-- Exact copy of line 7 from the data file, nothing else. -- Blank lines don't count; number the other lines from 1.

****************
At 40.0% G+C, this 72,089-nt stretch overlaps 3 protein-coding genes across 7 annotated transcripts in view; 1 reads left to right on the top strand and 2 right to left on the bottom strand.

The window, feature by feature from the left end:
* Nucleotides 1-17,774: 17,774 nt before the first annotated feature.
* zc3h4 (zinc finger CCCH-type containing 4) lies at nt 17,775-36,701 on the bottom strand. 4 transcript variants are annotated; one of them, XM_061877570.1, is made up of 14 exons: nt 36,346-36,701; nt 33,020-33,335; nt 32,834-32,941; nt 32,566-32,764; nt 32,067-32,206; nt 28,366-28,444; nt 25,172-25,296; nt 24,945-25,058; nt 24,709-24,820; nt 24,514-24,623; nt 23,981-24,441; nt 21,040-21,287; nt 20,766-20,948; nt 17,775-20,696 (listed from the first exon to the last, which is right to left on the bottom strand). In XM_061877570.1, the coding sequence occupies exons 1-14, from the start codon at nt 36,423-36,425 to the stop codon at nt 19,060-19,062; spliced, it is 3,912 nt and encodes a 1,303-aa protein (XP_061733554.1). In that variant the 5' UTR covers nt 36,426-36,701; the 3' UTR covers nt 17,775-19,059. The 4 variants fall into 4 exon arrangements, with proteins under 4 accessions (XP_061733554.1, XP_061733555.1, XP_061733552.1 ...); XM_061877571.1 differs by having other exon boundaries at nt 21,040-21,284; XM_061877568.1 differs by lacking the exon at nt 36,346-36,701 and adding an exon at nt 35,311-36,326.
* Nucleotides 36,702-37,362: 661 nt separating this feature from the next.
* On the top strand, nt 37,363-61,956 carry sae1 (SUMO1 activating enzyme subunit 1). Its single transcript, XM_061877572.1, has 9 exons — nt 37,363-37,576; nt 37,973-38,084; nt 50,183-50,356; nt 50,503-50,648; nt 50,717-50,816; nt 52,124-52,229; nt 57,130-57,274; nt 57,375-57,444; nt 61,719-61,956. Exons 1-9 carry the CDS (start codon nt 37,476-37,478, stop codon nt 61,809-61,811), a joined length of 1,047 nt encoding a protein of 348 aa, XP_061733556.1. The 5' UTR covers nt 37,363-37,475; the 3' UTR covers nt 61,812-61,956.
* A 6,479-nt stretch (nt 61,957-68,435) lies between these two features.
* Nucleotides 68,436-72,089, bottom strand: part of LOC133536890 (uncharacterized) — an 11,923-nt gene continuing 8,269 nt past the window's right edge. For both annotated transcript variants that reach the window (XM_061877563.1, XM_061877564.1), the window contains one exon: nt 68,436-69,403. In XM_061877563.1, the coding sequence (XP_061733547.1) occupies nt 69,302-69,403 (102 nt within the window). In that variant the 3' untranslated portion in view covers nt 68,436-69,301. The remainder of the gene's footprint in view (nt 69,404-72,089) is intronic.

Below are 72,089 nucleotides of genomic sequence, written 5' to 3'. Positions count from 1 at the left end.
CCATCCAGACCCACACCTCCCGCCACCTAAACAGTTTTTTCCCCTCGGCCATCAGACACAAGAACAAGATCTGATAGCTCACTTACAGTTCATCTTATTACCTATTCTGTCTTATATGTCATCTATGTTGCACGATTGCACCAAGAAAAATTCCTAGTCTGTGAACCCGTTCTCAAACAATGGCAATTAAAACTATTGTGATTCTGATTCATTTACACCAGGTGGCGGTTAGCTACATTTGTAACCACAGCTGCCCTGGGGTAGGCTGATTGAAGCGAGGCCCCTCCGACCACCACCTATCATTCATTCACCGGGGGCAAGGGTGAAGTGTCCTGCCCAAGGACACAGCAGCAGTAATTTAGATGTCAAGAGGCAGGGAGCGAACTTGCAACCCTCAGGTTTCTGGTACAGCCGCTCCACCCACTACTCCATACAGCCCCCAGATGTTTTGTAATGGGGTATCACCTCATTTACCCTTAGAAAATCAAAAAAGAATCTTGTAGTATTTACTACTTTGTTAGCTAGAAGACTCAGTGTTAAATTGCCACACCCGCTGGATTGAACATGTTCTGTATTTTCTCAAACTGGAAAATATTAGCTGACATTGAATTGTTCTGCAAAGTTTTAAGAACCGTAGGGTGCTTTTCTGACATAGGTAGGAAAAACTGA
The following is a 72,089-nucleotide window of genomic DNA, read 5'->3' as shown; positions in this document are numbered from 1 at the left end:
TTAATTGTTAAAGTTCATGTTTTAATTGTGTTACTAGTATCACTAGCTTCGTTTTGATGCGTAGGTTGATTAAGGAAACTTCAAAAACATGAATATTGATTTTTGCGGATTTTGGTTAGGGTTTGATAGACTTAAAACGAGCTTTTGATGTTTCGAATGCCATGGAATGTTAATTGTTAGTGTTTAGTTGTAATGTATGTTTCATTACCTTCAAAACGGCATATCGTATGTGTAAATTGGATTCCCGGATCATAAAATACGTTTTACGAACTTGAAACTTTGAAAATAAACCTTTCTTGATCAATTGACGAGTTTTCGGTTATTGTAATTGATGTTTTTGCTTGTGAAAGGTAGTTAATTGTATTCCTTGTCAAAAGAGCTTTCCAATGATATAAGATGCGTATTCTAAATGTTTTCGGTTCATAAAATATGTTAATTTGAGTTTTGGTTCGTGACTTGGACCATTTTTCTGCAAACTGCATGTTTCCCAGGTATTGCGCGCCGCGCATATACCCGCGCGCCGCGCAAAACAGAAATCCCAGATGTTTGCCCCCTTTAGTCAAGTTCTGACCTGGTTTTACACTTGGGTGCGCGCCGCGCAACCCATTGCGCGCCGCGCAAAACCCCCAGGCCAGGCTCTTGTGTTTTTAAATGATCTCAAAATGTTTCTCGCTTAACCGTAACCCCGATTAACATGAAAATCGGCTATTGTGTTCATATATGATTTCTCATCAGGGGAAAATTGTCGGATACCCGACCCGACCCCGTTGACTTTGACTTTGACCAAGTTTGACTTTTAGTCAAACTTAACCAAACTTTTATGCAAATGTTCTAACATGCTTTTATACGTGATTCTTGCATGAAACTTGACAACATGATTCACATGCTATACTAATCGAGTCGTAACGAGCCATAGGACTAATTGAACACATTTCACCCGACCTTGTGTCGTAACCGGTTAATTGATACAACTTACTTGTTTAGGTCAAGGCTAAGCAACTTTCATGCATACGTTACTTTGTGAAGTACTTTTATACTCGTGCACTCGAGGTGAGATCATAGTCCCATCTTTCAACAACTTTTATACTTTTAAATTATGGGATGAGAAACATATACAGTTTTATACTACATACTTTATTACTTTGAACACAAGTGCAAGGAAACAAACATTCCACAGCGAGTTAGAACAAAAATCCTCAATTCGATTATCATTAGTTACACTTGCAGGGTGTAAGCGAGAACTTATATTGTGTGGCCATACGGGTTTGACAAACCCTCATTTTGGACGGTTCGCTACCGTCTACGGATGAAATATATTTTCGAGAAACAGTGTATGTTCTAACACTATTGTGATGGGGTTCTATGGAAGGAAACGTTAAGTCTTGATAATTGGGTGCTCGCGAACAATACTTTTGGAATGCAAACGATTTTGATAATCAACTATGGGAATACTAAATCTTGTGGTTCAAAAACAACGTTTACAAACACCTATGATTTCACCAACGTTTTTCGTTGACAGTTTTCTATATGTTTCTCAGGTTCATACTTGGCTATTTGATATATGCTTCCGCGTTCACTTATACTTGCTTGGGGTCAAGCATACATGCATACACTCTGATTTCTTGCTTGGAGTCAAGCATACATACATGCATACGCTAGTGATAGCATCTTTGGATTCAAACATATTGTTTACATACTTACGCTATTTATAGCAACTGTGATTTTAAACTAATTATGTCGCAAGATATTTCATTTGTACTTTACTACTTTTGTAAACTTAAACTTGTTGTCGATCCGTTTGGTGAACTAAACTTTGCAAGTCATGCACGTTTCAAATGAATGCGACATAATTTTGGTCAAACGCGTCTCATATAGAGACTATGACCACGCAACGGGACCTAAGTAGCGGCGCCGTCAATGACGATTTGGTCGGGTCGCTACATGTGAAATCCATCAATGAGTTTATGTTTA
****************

* A 6,479-nt stretch (nt 61,957-68,435) lies between these two features.